17 January 2009

'Patron saint' of latecomers at Mass?

Temptation of St Anthony (detail), Annibale Carracci (1597-98)

Some good people who go to Mass every day are inveterate latecomers. They shouldn’t lose heart, as the Church honours their ‘patron saint’ today, St Anthony the Abbot, or St Anthony of Egypt (251-256). The Second Reading in the Office of Readings for his feast day is from the biography written by St Athanasius, who knew him. It contains these words: Entering the church just as the Gospel was being read, he heard the Lord’s words to the rich man: If you want to be perfect, go and sell all you have and give the money to the poor - you will have riches in heaven. Then come and follow me.

So that particular day, whether it was a Sunday or weekday I don’t know, the 20-year-old orphaned Anthony was late for Mass!

He took the words of the gospel literally and for the next 85 years was to serve the Lord in quite an extraordinary way as a hermit, drawing others without intending it to follow him. While he didn’t start monasticism or the eremitical life in the Church his life had a huge impact on the subsequent development of both.

The reading concludes with these words: Seeing the kind of life he lived, the villagers and all the good men he knew called him the friend of God, and they loved him as both son and brother.

It’s a cliché to say of a holy man that he was ‘lie a brother’, ‘like a father’. But there must have been some special quality in the young Anthony that led people to love him as a son.

You can access the full reading here on the website of Dr Marcellino D’Ambrosio.

I must confess that I hate being (s)mothered. It doesn’t happen so often now, as I’m getting on, but it can be a kind of purgatory at times when persons of good will try to impose their choices on you when you may have different ideas yourself. St Anthony was an ascetic and maybe it’s not right to be speaking of buffets on his feast day. But one of the delights of a buffet is that you can choose. If someone else puts food on your plate because she – it’s usually ‘she’! –thinks you’ll like it, your ability to choose is somewhat hampered (another food-connected word! I’ve been a bit under the weather the last few days and not eating as much as usual). I remember years ago, when I was still new here in the Philippines, being at a celebration and saw a wife choosing everything for her husband to eat. I turned to my Columban priest-companion and said, ‘There’s something to be said for celibacy!’ However, I’m sure that on the wife’s part it was an act of love and accepted as such by her husband.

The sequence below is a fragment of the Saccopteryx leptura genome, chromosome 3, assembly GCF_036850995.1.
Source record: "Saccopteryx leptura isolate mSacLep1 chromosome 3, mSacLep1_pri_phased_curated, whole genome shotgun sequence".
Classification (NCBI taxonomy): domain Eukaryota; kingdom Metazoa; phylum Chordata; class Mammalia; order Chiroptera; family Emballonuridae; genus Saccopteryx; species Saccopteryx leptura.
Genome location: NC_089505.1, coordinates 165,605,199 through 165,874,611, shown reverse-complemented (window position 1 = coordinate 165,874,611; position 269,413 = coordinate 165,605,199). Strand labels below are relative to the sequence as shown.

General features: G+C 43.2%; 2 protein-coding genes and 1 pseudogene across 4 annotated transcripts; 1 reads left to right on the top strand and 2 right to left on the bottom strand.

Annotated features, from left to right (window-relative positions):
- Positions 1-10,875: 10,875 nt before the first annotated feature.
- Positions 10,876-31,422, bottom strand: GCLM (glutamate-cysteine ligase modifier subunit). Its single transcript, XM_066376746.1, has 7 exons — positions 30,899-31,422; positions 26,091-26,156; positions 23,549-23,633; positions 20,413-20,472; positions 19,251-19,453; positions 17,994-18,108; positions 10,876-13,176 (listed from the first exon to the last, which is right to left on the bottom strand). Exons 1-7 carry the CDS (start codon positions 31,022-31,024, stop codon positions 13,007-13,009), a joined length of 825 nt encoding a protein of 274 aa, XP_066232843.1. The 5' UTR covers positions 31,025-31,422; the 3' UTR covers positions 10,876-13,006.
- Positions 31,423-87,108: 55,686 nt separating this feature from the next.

Christ healing the blind, El Greco, 1570s

On a more serious level, I once heard a Columban working in Japan telling how a blind parishioner of his shared in a group that one of his favourite gospel passages was that of the healing of Bartimaeus, the blind man, in St Mark 10:46-52. And they came to Jericho; and as he was leaving Jericho with his disciples and a great multitude, Bartimaeus, a blind beggar, the son of Timaeus, was sitting by the roadside. And when he heard that it was Jesus of Nazareth, he began to cry out and say, "Jesus, Son of David, have mercy on me!" And many rebuked him, telling him to be silent; but he cried out all the more, "Son of David, have mercy on me!" And Jesus stopped and said, "Call him." And they called the blind man, saying to him, "Take heart; rise, he is calling you." And throwing off his mantle he sprang up and came to Jesus. And Jesus said to him, "What do you want me to do for you?" And the blind man said to him, "Master, let me receive my sight." And Jesus said to him, "Go your way; your faith has made you well." And immediately he received his sight and followed him on the way.

What touched the blind Japanese man was the fact that Jesus didn’t presume to know what Bartimaeus wanted but asked him ‘What do you want me to do for you?’ I know that, especially when I was younger, I tended to think that I knew what others ‘needed’.

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